Coach (COH)  investors have had a rough ride. The stock was clobbered after the fourth-quarter report. Coach reports fiscal first-quarter earnings Tuesday. Can Coach ride again? Not right now.

Coach shares were riding a wave of optimism. In early August, the stock hit $43. But after the fourth-quarter earnings report on Aug. 8, the shares began to fall back. Since the report, the stock is down almost 20%. Coach investors are cautious.

On the surface, the fourth quarter looked good. Coach beat the consensus estimate by 4 cents to report earnings of 45 cents a share. Revenue rose 15% to $1.16 billion, just a hair under the consensus estimate of $1.17 billion. Total fourth-quarter North American sales increased 9% to $606 million, which included $44 million associated with an extra week in quarter. Same store sales increased 2% on a 13-week basis.

International sales rose 15% to $450 million. Greater China sales were up 5%. Japanese sales rose 7% in constant currency, but declined 5% due to the strong Yen.

The company plans to close over 250 under performing locations in North America. Inventory ended the year down 5%. But after the company filed its 10-Q, we found out those results were driven by aggressive markdowns and increased promotional activity.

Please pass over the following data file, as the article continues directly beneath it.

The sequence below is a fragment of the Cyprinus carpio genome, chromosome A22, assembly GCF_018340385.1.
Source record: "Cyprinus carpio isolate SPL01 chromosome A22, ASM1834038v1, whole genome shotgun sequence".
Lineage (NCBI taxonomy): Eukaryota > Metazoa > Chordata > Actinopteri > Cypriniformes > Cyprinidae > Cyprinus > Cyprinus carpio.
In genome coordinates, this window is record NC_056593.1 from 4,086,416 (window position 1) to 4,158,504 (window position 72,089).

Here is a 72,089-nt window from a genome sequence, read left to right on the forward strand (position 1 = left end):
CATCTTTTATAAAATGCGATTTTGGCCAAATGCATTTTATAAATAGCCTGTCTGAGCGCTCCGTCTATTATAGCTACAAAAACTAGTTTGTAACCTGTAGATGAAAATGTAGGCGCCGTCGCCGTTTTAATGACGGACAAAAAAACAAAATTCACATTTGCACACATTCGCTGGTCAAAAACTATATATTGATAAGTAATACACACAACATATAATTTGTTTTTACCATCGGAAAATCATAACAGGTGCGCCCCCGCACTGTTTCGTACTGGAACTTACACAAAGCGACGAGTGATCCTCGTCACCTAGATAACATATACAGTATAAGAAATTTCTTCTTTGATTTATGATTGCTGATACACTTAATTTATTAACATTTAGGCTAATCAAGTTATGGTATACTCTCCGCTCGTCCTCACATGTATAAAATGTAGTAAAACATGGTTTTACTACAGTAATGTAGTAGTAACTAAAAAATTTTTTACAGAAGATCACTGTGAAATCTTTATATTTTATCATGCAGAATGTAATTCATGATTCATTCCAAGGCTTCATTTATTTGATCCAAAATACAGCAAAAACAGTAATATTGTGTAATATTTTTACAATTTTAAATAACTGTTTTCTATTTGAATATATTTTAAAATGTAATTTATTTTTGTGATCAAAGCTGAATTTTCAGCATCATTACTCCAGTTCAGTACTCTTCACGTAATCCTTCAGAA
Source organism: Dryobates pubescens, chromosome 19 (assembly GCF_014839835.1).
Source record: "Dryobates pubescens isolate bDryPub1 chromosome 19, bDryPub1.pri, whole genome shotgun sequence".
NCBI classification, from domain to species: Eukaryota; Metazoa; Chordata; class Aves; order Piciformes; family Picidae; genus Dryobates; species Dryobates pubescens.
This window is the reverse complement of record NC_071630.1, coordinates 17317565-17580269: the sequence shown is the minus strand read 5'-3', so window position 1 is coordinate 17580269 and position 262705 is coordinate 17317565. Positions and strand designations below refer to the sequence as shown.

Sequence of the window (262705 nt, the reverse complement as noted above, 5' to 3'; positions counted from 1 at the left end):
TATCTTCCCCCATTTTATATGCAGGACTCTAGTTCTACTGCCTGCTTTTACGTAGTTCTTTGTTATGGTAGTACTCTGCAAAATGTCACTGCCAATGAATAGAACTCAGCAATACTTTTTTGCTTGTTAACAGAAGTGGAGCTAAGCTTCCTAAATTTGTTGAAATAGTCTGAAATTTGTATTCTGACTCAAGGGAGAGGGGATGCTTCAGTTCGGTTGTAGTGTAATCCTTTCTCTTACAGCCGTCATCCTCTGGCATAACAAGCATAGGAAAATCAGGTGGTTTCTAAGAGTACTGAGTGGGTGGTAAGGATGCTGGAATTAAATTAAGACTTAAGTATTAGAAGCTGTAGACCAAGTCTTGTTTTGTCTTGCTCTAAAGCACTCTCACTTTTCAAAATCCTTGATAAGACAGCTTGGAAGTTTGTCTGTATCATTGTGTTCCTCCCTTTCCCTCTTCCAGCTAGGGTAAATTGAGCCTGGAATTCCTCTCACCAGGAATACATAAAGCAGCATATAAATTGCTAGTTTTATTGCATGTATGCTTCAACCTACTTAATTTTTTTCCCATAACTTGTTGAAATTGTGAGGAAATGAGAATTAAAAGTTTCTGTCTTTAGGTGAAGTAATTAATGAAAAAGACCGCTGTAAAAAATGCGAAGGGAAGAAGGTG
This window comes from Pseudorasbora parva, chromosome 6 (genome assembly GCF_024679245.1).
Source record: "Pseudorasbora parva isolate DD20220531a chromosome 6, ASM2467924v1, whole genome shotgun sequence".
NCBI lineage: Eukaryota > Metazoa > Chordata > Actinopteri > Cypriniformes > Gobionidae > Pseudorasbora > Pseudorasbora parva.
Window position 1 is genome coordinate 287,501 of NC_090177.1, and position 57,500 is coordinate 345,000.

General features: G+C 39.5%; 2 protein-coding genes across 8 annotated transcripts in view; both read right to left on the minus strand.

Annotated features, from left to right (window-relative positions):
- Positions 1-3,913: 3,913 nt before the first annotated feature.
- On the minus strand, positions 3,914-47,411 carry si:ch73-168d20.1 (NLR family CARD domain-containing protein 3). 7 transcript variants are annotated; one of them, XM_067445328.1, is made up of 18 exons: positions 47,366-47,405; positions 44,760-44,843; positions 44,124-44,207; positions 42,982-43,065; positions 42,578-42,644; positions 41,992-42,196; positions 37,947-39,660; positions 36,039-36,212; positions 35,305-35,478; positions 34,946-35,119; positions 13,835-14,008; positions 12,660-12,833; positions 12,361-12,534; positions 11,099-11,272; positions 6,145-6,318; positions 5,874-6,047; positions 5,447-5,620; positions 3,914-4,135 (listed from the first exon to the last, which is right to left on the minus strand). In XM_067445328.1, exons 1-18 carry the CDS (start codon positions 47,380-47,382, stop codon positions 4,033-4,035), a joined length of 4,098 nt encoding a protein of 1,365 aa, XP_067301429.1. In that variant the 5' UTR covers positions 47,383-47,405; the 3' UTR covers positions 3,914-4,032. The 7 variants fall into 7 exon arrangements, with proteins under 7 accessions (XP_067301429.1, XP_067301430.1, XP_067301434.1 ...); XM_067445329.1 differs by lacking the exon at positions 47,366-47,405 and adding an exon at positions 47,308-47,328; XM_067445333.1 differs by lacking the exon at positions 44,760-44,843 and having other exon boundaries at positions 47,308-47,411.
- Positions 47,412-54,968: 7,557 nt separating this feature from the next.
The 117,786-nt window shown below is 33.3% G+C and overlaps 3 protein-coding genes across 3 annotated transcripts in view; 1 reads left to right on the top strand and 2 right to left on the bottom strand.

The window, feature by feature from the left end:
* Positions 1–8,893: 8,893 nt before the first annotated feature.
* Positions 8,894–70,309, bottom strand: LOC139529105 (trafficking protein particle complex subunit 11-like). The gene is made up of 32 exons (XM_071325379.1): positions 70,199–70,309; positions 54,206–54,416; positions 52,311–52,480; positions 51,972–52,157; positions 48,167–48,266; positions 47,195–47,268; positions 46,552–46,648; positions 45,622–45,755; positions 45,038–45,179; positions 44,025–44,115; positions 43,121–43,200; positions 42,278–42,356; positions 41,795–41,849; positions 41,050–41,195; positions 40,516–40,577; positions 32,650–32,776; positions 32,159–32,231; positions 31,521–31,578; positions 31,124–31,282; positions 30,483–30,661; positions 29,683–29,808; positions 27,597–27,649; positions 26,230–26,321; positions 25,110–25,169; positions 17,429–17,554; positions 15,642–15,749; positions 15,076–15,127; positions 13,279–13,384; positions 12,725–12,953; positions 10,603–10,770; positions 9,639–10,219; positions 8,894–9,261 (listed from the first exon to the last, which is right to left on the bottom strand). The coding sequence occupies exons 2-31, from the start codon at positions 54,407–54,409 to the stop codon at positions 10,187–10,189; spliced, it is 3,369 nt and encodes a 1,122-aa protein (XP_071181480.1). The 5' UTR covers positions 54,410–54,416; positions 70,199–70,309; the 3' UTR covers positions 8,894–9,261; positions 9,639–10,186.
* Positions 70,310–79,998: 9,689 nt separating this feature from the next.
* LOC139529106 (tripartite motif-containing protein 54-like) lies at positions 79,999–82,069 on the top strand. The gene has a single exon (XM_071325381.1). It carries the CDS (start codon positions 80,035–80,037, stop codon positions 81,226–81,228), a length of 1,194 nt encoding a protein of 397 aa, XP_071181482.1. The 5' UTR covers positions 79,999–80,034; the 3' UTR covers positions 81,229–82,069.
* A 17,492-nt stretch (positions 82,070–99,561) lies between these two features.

Management said it expects fiscal 2017 revenue to increase in the low-to-mid single digits, including a benefit from foreign currency of 100 to 150 basis points. The company expects an operating margin between 18.5% and 19%. Guidance includes the negative impact of the acquisition of Stuart Weitzman and the closure of 25% of the company's stores and any markdowns related to the restructuring.

Analysts are expecting a North America same-store comp of 2% in Coach's first quarter versus -10% in the same period last year. Total sales are expected to be $1.06 billion. With a gross margin of 67.4%, earnings would be 45 cents a share. For the year, analysts are looking for revenue to increase 3% to $4.6 billion. Analysts forecast 2017 earnings of $2.21 and $2.51 the year after.

For the stock to recover, Coach needs to show a positive North American comp on a decent gross margin. Management has to prove it can growth sales without aggressive markdowns. Analysts are looking for the company to end the year with gross margins over 68%. In order to do that, Coach needs to finish the first quarter with a margin close to 69% and an operating margin of 16.9% or better.

Historically, Coach shares trades between 18 and 20 times earnings. Right now, investors have little confidence in the first quarter, so the stock is stuck below its historical range.

While the stock can probably trade back up to the low $40s, I have very little conviction. I would stay on the sidelines and wait to see if the company can put together a decent quarter with strong comps and less discounting.

Eventually, Coach will ride again, but I'm not on board yet.

This article is commentary by an independent contributor. At the time of publication, the author held no positions in the stocks mentioned.